Local wellbeing organisation Healthy Me Healthy Communities are showcasing their latest project in an online film launch today, and are asking communities across Manchester to share their ideas on what community action could be taken next. Access to the full film available via this article.

Healthy Me Healthy Communities, a Manchester based social enterprise, are today sharing the outcomes of their project Collective Effect. The project’s work, which covers the last 18 months, is documented in a video released today, in partnership with Greater Manchester initiative Ambition for Ageing.

The film showcases work done by volunteers from Hulme, Wythenshawe and Rusholme, following them on their journey from the development through to the creation of three community enterprises in their local areas. Over the course of the project, the three teams set up a community grocer, a charity shop and a community café, while working to increase active citizenship and tackle social isolation in people over the age of 50.

Ambition for Ageing is a Greater Manchester wide programme aimed at “creating more age-friendly places and empowering people to live fulfilling lives as they age.” Healthy Me Healthy Communities is a social-enterprise formed in 2012 which seeks to “enable people to improve their own and communities’ life expectancy and quality of life by reducing health and life inequalities, resulting in health and social-care savings.”

Healthy Me Healthy Communities film link
To view the Healthy Me Healthy Communities film – click here

Healthy Me Healthy Communities’s project coordinator, Karla Bleakley, said “the reason we’re launching this film online is mainly so we can do something positive with the people we work with, to represent the communities and the amazing work that they’ve done. We’re also using it as a way to start communicating more with our members online because we’re not able to be people facing at the moment.

Due to the coronavirus pandemic, Healthy Me Healthy Communities had to cancel the film screening that would have taken place in Hulme and are instead holding it online. They hope that seeing the stories of the volunteers will start a dialogue with other community members, to get them to think about what they might want to make happen where they live, both during and after lockdown.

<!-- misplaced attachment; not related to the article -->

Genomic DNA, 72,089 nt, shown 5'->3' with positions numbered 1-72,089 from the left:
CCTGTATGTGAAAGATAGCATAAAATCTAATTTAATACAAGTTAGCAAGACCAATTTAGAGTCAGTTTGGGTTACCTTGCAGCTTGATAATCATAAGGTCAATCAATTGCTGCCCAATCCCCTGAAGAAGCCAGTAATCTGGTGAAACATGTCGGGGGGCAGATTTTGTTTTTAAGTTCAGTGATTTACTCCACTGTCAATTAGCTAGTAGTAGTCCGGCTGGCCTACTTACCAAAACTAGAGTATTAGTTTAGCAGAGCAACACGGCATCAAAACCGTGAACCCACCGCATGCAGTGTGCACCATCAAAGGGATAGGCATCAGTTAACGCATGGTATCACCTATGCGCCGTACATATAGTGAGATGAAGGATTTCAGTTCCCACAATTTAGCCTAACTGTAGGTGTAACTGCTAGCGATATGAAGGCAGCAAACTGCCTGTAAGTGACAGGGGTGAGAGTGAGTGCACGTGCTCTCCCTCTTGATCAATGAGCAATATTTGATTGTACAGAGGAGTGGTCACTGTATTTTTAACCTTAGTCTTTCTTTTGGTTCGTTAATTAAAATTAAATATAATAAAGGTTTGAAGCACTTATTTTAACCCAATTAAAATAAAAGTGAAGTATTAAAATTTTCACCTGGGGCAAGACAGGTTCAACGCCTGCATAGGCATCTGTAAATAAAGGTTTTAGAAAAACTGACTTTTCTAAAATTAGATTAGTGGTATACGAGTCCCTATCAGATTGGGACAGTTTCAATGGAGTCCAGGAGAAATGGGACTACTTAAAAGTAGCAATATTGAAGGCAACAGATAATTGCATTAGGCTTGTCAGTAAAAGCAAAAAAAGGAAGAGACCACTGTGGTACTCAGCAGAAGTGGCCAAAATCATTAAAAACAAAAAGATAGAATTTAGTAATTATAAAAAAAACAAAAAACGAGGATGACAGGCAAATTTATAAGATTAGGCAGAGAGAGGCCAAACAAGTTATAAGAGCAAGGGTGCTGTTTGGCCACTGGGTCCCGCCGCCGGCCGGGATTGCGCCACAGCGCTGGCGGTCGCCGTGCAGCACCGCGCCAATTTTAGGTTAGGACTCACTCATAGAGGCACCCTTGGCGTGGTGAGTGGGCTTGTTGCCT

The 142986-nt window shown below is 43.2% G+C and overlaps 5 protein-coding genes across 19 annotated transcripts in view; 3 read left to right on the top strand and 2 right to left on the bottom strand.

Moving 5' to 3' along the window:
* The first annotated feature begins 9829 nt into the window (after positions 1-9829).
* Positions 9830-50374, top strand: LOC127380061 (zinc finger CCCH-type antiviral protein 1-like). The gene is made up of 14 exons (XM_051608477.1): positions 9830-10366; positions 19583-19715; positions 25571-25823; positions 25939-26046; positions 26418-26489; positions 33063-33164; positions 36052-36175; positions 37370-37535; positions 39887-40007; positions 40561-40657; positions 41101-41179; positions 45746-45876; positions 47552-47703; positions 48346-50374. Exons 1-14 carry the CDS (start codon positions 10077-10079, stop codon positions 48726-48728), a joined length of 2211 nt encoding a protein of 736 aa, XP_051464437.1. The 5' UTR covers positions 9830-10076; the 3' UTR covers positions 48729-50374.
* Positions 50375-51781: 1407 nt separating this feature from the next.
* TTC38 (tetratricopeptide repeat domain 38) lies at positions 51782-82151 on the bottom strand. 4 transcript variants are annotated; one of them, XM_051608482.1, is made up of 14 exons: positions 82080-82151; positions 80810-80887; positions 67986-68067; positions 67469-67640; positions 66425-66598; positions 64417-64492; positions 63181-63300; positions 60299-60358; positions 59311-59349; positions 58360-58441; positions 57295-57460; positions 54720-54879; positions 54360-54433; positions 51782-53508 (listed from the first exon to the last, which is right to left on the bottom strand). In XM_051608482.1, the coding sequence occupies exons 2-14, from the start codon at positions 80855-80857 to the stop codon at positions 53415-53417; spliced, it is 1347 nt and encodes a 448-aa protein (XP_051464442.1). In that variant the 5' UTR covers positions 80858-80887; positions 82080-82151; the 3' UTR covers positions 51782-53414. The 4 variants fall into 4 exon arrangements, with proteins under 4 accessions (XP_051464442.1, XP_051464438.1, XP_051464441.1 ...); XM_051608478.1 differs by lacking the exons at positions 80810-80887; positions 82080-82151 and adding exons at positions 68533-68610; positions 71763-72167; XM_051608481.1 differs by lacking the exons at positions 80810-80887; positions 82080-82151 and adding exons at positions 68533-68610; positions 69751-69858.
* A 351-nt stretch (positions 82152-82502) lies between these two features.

Speaking in the video, one of the volunteers from Rusholme named Sammy said, “The volunteers have been surprised at what help you can get, especially when you’re doing things in your community.”

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Healthy Me Healthy Communities’s usual activities include cooking classes, social events and their Community Grocers, a redistribution scheme for surplus food and household items that would otherwise go to waste. Since the Covid-19 crisis hit, Healthy Me Healthy Communities have had to adapt the way they work and have been focusing on information sharing, signposting, and making contact with their members via phone calls.

Since the beginning of lockdown, they have made 254 phone calls to their members and have been working in partnership with the Manchester University Student Union’s befriending scheme to enable 73 members who want regular phone calls to get them during the pandemic.

Healthy Me Healthy Communities have also been providing people with ‘grab and go’ bags from their wellbeing cafe in Harpurhey.

“We work so closely with our communities that we want to keep in touch with them and help them continue to access the support they need,” explained Karla. “Although we can’t come together our ideas can. We hope it inspires people to think about new ways we can work together, today and in the future. “

Conrad Bower

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  • Conrad Bower

    Reporting interests include social justice, the environment, and human rights. A staunch advocate for the scientific method and rational debate for understanding the world - he believes only greater public understanding and engagement with the problems affecting society, can produce the progressive change we need. Co-founder of The Meteor.


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